A series of free, online Basic Algebra Lessons.
In this lesson, we will learn
Radical equations are equations that have square root terms. When solving radical equations, try to isolate the radical expression on one side of the equation and then square both sides (it is the inverse operation of taking a square root). If there are two or more terms on the opposite side of the equation, remember to draw parenthesis around that expression before squaring
Solving Radical Equations 1
Solving Radical Equations 2
Solving Radical Equations 3
Solving Radical Equations 4
One way to graph radical functions is to create a table of values and then plot the points. Before starting the table, first determine the domain of the function. Remember, the radical must be greater than or equal to zero. Once this lower limit for input (domain) values is established, create the table of values. When graphing radicals we plot the points in the coordinate plane.
Graphing Radical Equations using a Table
This video is a demonstration of graphing radical equations by first (1) finding the domain, and (2) using an x-y table.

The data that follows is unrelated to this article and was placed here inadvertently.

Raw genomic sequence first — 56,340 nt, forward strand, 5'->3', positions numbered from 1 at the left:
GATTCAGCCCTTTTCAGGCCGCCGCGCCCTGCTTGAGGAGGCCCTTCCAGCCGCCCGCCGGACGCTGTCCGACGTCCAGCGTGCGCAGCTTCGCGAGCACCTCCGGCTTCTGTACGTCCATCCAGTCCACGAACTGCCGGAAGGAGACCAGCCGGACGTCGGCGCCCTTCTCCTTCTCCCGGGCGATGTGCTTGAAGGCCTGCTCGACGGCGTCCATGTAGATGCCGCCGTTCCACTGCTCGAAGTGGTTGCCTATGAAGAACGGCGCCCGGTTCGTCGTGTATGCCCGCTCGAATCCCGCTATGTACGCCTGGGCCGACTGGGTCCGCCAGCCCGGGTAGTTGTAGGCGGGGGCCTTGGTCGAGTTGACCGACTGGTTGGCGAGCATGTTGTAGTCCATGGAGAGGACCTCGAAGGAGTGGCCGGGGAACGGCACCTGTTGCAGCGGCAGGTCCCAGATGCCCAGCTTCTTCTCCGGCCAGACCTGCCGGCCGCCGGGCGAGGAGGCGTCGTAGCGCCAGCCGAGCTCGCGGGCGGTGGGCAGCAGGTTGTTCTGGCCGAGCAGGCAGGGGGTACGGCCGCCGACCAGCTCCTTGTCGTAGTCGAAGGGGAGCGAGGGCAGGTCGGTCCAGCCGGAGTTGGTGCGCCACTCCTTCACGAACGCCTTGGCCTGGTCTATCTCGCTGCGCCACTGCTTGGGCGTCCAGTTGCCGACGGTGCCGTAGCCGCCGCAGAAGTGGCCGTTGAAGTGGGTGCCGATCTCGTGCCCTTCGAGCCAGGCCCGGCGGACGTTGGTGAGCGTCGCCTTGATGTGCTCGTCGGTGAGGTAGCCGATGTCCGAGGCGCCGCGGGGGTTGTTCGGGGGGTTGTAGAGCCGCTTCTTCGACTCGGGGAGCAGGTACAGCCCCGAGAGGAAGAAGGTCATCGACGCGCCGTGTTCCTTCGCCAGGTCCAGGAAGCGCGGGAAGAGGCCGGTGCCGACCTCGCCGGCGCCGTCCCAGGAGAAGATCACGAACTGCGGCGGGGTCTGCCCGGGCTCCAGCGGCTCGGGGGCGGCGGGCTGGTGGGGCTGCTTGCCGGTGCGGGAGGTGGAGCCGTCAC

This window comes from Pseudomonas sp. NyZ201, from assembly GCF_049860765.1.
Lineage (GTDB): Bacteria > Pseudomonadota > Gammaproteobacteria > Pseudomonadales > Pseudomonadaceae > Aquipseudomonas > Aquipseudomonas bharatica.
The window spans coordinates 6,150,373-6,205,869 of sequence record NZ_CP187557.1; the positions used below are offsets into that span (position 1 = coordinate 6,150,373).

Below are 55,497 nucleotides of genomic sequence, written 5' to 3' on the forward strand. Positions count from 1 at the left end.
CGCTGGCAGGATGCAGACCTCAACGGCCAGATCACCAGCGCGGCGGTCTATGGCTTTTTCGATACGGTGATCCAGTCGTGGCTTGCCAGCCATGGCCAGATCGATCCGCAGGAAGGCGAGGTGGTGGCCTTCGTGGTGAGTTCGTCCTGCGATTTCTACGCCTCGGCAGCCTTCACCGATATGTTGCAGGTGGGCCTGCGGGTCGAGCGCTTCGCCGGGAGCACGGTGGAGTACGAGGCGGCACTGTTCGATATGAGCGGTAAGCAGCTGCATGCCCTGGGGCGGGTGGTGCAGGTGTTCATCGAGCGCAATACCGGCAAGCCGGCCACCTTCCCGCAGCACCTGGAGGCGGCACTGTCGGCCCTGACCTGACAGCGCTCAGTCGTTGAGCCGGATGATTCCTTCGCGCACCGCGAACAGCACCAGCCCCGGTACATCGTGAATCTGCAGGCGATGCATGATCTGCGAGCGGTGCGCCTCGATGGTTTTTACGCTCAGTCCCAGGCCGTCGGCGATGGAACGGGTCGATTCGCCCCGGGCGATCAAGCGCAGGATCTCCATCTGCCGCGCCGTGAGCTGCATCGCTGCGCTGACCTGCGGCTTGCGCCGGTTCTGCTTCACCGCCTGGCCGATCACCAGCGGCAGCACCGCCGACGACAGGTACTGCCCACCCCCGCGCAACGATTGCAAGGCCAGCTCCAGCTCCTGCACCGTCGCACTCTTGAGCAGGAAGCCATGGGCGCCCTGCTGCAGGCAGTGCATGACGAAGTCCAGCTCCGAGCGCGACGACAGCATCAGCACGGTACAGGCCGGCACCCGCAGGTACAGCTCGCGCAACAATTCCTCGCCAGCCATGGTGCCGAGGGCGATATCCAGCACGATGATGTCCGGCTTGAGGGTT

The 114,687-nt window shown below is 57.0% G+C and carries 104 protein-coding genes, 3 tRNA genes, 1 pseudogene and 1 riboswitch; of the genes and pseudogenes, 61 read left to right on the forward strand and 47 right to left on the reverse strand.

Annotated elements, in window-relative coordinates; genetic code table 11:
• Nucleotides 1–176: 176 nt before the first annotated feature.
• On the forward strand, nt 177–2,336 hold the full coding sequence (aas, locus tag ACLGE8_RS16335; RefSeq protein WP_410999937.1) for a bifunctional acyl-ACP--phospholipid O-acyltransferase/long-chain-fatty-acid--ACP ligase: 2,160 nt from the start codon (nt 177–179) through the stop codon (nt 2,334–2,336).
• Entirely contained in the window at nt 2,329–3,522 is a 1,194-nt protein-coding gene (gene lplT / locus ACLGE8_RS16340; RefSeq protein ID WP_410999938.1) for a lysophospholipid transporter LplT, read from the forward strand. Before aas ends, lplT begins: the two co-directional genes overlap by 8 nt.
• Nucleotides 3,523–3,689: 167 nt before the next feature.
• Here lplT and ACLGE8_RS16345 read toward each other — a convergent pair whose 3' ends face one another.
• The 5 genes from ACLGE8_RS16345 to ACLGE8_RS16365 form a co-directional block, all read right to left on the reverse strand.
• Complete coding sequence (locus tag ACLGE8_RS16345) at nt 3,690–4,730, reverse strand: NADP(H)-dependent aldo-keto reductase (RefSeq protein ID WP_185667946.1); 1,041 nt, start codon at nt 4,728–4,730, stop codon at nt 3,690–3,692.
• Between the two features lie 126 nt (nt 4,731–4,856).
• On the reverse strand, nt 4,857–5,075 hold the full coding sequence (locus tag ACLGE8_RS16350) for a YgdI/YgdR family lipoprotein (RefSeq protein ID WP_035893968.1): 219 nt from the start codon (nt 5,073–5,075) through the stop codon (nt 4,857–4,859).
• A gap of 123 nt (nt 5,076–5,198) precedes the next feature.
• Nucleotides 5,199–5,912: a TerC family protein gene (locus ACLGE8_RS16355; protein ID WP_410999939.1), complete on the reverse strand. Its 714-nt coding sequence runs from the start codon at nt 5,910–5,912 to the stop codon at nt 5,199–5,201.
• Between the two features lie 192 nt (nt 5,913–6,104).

When graphing radical equations using shifts, adding or subtracting a constant that is not in the radical will shift the graph up (adding) or down (subtracting). Adding or subtracting a constant that is in the radical will shift the graph left (adding) or right (subtracting). Multiplying a negative constant by the equation will reflect the graph over the x-axis. Multiplying by a number larger than one increases the y-values.
How to graph radical functions without making a table of values.
Graphing Radicals using Vertical/Horizontal shifts and scaling.
When a radical is not a perfect square (1, 4, 9, 16, …), estimating square roots is a valuable tool. When asked to estimate the value of a radical between two consecutive integers, find the two perfect squares that are slightly less and slightly more than the radicand. Also, remember that negative numbers do not have a real number square root.
How to find square roots of integers.
Estimating Square Roots to the Nearest Integer
A square root is an exponent of one-half. A cube root is an exponent of one-third. Square roots of negative numbers do not have real number roots since the product of any real number and itself is positive. Cube roots do exist for negative numbers since the product of three negatives is a negative. Cube roots re-appear often in Geometry and in Algebra II.
Finding Cube Roots
Simplify cube root
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